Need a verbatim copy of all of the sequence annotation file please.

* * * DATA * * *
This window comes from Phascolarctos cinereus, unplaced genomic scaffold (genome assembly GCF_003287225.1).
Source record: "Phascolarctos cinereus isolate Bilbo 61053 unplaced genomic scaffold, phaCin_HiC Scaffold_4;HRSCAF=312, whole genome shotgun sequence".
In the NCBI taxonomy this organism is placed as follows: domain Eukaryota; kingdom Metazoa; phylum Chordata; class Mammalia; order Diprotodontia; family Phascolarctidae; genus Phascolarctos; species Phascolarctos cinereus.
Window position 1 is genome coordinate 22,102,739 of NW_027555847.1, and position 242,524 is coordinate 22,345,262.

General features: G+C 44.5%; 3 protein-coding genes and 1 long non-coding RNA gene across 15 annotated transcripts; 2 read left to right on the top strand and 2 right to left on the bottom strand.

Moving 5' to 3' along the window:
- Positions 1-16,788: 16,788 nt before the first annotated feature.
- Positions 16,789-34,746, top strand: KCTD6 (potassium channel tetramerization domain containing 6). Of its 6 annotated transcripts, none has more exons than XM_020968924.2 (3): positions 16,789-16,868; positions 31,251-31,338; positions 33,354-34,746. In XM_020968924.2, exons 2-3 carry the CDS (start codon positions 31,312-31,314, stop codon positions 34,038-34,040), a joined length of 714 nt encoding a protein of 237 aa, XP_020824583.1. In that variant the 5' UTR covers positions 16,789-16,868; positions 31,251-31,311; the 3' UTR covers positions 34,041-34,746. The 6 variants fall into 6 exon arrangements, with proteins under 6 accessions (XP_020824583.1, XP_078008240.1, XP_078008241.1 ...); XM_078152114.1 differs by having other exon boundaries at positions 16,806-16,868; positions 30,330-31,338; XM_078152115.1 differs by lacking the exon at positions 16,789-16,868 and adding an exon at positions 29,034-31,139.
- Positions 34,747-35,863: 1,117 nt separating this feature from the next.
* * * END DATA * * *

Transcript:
This window comes from Phascolarctos cinereus, unplaced genomic scaffold (genome assembly GCF_003287225.1).
Source record: "Phascolarctos cinereus isolate Bilbo 61053 unplaced genomic scaffold, phaCin_HiC Scaffold_4;HRSCAF=312, whole genome shotgun sequence".
In the NCBI taxonomy this organism is placed as follows: domain Eukaryota; kingdom Metazoa; phylum Chordata; class Mammalia; order Diprotodontia; family Phascolarctidae; genus Phascolarctos; species Phascolarctos cinereus.
Window position 1 is genome coordinate 22,102,739 of NW_027555847.1, and position 242,524 is coordinate 22,345,262.

General features: G+C 44.5%; 3 protein-coding genes and 1 long non-coding RNA gene across 15 annotated transcripts; 2 read left to right on the top strand and 2 right to left on the bottom strand.

Moving 5' to 3' along the window:
- Positions 1-16,788: 16,788 nt before the first annotated feature.
- Positions 16,789-34,746, top strand: KCTD6 (potassium channel tetramerization domain containing 6). Of its 6 annotated transcripts, none has more exons than XM_020968924.2 (3): positions 16,789-16,868; positions 31,251-31,338; positions 33,354-34,746. In XM_020968924.2, exons 2-3 carry the CDS (start codon positions 31,312-31,314, stop codon positions 34,038-34,040), a joined length of 714 nt encoding a protein of 237 aa, XP_020824583.1. In that variant the 5' UTR covers positions 16,789-16,868; positions 31,251-31,311; the 3' UTR covers positions 34,041-34,746. The 6 variants fall into 6 exon arrangements, with proteins under 6 accessions (XP_020824583.1, XP_078008240.1, XP_078008241.1 ...); XM_078152114.1 differs by having other exon boundaries at positions 16,806-16,868; positions 30,330-31,338; XM_078152115.1 differs by lacking the exon at positions 16,789-16,868 and adding an exon at positions 29,034-31,139.
- Positions 34,747-35,863: 1,117 nt separating this feature from the next.